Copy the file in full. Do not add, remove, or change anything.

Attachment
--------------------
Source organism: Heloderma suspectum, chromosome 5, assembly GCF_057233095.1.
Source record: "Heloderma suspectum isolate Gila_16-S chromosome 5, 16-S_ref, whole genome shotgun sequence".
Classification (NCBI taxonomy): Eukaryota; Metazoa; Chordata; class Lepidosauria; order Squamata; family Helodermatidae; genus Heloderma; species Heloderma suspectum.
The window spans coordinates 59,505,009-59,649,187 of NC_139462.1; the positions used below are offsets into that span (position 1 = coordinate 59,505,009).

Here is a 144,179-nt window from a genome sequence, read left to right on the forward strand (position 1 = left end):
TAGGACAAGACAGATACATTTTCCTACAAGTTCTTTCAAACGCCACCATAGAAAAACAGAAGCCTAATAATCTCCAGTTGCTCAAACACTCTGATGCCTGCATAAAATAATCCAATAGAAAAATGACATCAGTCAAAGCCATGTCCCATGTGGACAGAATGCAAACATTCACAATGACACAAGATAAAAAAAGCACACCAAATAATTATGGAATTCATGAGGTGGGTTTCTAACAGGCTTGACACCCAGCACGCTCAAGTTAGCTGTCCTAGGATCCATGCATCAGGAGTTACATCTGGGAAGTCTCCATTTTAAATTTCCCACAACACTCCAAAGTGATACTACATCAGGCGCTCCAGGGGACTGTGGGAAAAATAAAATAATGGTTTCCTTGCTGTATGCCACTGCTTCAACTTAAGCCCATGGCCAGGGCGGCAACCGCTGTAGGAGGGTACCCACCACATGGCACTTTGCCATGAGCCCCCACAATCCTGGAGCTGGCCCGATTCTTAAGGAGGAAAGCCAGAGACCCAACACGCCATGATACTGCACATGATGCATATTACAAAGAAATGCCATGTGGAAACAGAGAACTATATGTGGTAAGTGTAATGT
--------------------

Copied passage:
Source organism: Heloderma suspectum, chromosome 5, assembly GCF_057233095.1.
Source record: "Heloderma suspectum isolate Gila_16-S chromosome 5, 16-S_ref, whole genome shotgun sequence".
Classification (NCBI taxonomy): Eukaryota; Metazoa; Chordata; class Lepidosauria; order Squamata; family Helodermatidae; genus Heloderma; species Heloderma suspectum.
The window spans coordinates 59,505,009-59,649,187 of NC_139462.1; the positions used below are offsets into that span (position 1 = coordinate 59,505,009).

Here is a 144,179-nt window from a genome sequence, read left to right on the forward strand (position 1 = left end):
TAGGACAAGACAGATACATTTTCCTACAAGTTCTTTCAAACGCCACCATAGAAAAACAGAAGCCTAATAATCTCCAGTTGCTCAAACACTCTGATGCCTGCATAAAATAATCCAATAGAAAAATGACATCAGTCAAAGCCATGTCCCATGTGGACAGAATGCAAACATTCACAATGACACAAGATAAAAAAAGCACACCAAATAATTATGGAATTCATGAGGTGGGTTTCTAACAGGCTTGACACCCAGCACGCTCAAGTTAGCTGTCCTAGGATCCATGCATCAGGAGTTACATCTGGGAAGTCTCCATTTTAAATTTCCCACAACACTCCAAAGTGATACTACATCAGGCGCTCCAGGGGACTGTGGGAAAAATAAAATAATGGTTTCCTTGCTGTATGCCACTGCTTCAACTTAAGCCCATGGCCAGGGCGGCAACCGCTGTAGGAGGGTACCCACCACATGGCACTTTGCCATGAGCCCCCACAATCCTGGAGCTGGCCCGATTCTTAAGGAGGAAAGCCAGAGACCCAACACGCCATGATACTGCACATGATGCATATTACAAAGAAATGCCATGTGGAAACAGAGAACTATATGTGGTAAGTGTAATGT